There is no middle path between some combination of deterrence, containment, sanctions, covert action, and threats of preemption directed at North Korea, on the one hand, and a preventive war on the other. The forces impelling Pyongyang to acquire nuclear weapons are strong, and go well beyond the vanity of the grandson of the country’s founder. For a dictatorship whose slogan of self-reliance is national dogma, nuclear weapons are the ultimate source of autonomy in a world of wealthier and presumably hostile states. Nor will China squeeze Kim Jong Un hard enough to make him yield. It does not want chaos on its southern border. It does not want a unified Korea aligned with the United States. And above all, it does not intend to act, or be seen to act, as America’s sheriff.

Trump has chosen to say, and compel those who speak for him to say, that North Korea’s possession of nuclear weapons and threats leveled against the United States are themselves a casus belli. Yet Pyongyang has nuclear weapons and has threatened the United States. He has now repeatedly insisted that he will resolve the problem that has bedeviled three of his predecessors, and has made it clear that diplomacy is not the way. That leaves either North Korea’s surrender, which will not happen, or war, or another broken promise.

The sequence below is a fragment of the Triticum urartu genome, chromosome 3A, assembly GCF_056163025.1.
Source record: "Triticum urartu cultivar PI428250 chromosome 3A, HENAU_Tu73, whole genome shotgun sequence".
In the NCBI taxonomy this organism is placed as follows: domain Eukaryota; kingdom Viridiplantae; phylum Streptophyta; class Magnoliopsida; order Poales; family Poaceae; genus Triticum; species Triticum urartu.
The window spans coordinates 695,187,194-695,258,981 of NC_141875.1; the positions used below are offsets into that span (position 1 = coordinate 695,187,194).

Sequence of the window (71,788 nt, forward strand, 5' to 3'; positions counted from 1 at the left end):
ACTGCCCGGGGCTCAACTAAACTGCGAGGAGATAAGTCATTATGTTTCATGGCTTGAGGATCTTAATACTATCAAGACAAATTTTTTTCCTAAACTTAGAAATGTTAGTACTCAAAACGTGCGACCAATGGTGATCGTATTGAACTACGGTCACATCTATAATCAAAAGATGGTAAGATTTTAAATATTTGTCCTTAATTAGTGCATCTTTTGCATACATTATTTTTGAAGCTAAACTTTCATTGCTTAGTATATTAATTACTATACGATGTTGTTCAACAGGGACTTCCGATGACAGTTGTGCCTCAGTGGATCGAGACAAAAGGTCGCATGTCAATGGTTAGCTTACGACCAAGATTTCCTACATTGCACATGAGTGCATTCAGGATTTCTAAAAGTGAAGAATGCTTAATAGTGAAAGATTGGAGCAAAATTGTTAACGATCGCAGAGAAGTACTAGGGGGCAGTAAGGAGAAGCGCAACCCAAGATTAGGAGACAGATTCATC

The incalculable costs of war could include the loss of hundreds of thousands of Korean lives, and the loss of many thousands of U.S. soldiers and civilians, including military dependents in Korea. It could well bring about a Chinese intervention and direct confrontation with Beijing. It would shatter what remaining confidence America’s allies have in Washington’s good judgment.

A climb down, however, will be far worse than Obama’s abortive red line in Syria, as bad as that was. Trump will have shown, once and forever, that he is a blowhard tapping out empty threats on Twitter. On his watch the United States can and will be defied with impunity. And again, what remains of American credibility pretty much anywhere will vanish.